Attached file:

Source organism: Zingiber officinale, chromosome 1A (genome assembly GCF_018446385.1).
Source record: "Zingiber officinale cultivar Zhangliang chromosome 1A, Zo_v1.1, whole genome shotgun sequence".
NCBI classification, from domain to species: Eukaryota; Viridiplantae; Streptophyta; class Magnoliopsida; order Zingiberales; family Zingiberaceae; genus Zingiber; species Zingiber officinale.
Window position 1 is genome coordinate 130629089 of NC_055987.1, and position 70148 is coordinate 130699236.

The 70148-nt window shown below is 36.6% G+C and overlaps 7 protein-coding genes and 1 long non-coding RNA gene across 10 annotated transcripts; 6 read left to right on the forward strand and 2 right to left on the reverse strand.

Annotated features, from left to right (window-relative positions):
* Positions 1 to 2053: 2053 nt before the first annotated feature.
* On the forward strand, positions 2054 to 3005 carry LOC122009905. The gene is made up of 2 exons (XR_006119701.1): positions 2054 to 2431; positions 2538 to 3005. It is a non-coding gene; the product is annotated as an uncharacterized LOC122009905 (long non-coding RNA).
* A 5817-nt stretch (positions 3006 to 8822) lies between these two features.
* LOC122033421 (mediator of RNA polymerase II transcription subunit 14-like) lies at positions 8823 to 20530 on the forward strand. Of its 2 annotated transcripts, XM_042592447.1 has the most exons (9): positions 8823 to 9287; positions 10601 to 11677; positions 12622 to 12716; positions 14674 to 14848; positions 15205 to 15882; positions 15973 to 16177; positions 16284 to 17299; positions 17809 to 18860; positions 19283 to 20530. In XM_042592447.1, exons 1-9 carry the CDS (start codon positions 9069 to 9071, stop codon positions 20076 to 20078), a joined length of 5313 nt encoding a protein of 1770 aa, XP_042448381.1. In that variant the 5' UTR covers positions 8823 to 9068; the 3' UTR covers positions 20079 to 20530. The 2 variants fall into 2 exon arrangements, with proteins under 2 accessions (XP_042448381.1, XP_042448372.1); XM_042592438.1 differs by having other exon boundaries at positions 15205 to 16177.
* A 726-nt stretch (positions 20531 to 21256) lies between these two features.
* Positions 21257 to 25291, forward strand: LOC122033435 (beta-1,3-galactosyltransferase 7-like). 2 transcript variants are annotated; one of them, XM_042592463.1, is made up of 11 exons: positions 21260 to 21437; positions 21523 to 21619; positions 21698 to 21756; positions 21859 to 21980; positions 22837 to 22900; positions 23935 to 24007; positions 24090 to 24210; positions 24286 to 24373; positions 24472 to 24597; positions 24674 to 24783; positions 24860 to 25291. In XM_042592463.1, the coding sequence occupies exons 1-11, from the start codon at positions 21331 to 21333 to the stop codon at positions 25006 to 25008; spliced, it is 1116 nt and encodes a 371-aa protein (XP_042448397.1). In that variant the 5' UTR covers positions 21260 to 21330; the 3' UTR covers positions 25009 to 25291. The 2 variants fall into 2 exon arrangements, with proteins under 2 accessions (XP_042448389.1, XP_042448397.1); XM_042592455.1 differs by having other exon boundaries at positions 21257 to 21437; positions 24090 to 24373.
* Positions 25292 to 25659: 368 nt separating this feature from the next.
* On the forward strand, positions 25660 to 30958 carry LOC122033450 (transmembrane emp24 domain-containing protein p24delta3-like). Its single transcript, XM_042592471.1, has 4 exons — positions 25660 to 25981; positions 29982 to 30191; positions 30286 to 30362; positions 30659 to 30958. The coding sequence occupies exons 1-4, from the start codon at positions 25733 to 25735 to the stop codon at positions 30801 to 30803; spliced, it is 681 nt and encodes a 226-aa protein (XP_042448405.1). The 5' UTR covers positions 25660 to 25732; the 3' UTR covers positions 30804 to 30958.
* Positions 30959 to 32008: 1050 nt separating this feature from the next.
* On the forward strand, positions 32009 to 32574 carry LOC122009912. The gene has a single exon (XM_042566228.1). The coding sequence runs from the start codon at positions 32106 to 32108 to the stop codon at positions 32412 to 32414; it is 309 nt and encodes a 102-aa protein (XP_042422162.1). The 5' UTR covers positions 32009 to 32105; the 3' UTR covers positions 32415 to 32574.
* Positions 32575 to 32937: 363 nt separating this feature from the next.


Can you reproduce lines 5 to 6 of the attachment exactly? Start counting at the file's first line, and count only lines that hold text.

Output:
The 70148-nt window shown below is 36.6% G+C and overlaps 7 protein-coding genes and 1 long non-coding RNA gene across 10 annotated transcripts; 6 read left to right on the forward strand and 2 right to left on the reverse strand.

Annotated features, from left to right (window-relative positions):